Can ADHD Drugs Help Keep People Law-Abiding?
People With ADHD Less Likely to Break Law When on Medication
Nov. 21, 2012 -- People with attention deficit hyperactivity disorder (ADHD) who are taking medication to help control the symptoms of this illness may be less likely to commit crimes, a new Swedish study suggests.
ADHD symptoms include:
- Difficulty paying attention
Previous research has suggested that people with ADHD may be more likely to experience difficulty in school, holding down jobs, and sustaining relationships. They are also at greater risk for alcohol or substance abuse, depression, anxiety, and may be more likely commit crimes.
But taking their ADHD medication may help keep them on the right side of the law.
Researchers tapped into a Swedish registry of more than 25,650 people with ADHD. They compared medication history with criminal records from 2006 to 2009.
During times when they were taking medication for ADHD, men were 32% less apt to commit a crime and women were 41% less likely to do so compared to when they were not taking ADHD medication. The type of ADHD medication did not affect the results.
The majority of crimes were non-violent, with burglary being the most common.
ADHD in Adults
Less Likely to Break the Law
Study researcher Paul Lichtenstein, PhD, of the Karolinska Institutet in Stockholm, Sweden, says in an email that the findings would likely apply to any ADHD patients, regardless of where they are from.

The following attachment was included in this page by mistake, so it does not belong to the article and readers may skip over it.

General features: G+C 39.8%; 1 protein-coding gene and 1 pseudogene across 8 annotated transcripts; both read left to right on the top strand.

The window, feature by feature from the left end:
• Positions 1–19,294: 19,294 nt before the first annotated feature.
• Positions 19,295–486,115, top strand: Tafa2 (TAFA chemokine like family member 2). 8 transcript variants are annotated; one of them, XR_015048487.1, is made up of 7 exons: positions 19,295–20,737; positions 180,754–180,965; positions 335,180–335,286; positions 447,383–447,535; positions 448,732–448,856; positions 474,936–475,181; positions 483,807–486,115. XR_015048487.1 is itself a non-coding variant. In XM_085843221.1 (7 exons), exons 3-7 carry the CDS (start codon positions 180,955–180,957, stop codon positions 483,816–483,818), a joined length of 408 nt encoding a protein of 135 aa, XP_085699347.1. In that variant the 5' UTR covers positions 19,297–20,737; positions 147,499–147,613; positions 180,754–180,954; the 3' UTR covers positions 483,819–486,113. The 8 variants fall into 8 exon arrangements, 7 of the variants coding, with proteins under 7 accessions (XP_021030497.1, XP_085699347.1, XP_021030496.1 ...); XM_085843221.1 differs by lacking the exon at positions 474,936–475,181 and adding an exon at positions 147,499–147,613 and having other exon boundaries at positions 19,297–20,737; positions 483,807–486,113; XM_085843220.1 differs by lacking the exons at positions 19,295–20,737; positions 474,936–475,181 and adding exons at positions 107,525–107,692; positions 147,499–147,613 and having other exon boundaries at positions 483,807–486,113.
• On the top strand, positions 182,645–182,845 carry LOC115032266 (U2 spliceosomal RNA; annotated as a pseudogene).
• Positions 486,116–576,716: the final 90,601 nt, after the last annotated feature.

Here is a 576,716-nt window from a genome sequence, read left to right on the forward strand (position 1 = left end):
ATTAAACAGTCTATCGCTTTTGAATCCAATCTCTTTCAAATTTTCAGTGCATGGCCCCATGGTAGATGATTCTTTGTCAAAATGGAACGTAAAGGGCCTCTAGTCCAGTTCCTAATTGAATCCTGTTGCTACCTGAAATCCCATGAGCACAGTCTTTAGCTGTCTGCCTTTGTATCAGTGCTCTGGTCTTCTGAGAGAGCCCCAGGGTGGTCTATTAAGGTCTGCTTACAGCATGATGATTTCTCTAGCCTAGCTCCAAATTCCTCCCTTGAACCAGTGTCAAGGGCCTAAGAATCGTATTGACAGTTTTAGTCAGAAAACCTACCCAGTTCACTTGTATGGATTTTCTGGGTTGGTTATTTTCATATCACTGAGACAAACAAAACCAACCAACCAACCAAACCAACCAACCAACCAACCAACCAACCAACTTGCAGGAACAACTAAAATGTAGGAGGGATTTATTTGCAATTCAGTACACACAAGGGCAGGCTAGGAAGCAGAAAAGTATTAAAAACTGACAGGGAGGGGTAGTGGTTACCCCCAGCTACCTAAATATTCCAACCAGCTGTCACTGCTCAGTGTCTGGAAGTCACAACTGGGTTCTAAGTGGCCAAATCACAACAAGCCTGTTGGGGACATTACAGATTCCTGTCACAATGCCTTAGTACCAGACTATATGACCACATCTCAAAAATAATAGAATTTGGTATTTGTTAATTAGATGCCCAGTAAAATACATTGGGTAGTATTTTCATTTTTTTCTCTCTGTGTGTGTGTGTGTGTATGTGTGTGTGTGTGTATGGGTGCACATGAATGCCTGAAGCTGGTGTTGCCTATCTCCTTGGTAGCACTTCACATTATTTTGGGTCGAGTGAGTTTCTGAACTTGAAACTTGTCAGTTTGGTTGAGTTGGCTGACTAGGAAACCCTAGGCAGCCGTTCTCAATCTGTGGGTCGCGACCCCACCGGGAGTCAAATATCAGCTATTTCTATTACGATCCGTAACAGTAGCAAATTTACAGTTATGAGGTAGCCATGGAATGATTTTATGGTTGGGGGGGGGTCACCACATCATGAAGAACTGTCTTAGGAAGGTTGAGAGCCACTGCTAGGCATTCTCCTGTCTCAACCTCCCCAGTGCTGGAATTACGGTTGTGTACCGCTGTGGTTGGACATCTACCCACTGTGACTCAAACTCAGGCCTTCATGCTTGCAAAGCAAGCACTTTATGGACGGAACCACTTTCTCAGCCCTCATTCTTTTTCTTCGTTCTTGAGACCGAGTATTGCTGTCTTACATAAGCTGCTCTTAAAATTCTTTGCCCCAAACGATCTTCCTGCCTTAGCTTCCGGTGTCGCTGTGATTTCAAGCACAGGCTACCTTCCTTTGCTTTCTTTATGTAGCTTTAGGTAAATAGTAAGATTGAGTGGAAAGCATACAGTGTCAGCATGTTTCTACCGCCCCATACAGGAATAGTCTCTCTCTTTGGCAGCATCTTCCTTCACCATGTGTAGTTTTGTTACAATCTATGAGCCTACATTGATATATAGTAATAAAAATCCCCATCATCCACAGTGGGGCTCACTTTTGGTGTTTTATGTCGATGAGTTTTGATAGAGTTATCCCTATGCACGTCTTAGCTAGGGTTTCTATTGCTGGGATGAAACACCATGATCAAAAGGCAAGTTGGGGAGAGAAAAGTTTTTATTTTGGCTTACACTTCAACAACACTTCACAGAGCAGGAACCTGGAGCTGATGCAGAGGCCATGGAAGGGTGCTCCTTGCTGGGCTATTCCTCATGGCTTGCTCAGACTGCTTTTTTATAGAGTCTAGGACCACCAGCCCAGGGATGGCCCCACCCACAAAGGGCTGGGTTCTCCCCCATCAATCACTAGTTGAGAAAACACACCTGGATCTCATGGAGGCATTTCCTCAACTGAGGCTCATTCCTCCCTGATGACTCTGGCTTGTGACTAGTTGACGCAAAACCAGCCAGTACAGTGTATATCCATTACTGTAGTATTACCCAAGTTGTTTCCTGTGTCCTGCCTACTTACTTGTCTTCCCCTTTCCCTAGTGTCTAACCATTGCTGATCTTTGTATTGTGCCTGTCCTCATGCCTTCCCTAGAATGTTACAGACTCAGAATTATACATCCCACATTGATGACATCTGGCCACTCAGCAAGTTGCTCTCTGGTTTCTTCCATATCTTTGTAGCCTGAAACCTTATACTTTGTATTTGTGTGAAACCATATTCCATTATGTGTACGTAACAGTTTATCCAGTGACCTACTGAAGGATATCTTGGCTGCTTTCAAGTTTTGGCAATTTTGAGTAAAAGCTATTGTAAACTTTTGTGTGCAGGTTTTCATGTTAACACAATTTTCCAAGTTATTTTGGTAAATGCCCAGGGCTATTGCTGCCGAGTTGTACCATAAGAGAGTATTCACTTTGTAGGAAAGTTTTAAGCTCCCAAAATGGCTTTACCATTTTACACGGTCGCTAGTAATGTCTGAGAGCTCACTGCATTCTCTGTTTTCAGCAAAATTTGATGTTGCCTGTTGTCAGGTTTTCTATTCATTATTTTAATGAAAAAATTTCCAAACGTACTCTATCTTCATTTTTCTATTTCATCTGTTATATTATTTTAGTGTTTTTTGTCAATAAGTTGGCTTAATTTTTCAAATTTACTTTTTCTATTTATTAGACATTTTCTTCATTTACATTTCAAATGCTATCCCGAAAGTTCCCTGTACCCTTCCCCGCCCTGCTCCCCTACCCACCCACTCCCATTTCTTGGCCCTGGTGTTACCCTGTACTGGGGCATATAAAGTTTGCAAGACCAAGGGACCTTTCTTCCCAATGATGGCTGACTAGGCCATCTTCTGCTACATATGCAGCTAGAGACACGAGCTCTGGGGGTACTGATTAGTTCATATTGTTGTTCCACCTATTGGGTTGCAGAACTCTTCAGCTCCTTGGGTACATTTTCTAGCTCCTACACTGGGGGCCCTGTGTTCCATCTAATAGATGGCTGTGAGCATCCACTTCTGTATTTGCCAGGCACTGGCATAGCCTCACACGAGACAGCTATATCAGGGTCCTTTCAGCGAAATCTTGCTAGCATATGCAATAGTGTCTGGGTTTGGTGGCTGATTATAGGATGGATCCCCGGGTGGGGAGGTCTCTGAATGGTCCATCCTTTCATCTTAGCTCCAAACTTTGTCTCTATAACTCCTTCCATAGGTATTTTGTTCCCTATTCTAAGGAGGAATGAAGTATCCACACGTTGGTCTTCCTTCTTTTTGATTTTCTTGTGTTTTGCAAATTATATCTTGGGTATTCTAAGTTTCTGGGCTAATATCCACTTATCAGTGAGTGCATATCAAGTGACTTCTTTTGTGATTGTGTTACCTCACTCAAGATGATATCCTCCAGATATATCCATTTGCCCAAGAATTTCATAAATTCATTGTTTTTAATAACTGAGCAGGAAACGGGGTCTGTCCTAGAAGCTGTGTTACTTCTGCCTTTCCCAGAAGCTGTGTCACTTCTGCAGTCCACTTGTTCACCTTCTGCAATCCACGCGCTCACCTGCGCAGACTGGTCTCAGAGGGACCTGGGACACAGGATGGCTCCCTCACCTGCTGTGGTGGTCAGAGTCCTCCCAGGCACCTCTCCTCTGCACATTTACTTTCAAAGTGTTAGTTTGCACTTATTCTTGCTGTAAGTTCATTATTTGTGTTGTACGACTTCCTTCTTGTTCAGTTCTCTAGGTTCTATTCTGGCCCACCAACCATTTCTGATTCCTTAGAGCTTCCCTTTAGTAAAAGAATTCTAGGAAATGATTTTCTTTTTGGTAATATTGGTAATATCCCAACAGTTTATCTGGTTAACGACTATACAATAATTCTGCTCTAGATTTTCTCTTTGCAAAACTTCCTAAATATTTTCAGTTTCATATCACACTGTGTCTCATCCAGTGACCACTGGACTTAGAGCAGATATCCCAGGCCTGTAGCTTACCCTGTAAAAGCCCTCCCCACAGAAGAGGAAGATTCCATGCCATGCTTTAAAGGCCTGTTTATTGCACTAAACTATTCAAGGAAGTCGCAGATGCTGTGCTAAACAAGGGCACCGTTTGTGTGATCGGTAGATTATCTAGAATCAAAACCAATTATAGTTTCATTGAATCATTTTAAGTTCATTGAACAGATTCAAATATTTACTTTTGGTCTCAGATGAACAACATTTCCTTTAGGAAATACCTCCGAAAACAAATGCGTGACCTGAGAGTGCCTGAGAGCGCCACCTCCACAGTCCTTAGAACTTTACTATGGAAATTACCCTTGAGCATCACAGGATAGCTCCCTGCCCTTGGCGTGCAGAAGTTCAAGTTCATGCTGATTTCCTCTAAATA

“The most probable interpretation would be that medication reduces symptoms like impulsivity, and that would be similar regardless of country or culture,” Lichtenstein says.
While the study didn’t examine why, he says it’s likely because medication reduces symptoms related to ADHD, such as impulsivity, restlessness, and irritability, that could lead to criminal acts.
He adds that anyone with ADHD needs to think about the pros and cons of taking medication.
“What this study adds is that this probable reduction in the risk of crime should now also be taken into account in this evaluation,” Lichtenstein says. “So, I guess it might be taken as a motivation for parents as well as young adults to consider to take medication."
Andrew Adesman, MD, says the findings may help ease concerns that medications are overprescribed. “This is further affirmation that medication, when indicated, is part of the solution, not part of the problem,” says Adesman, chief of developmental and behavioral pediatrics at the Steven and Alexandra Cohen Children's Medical Center of New York.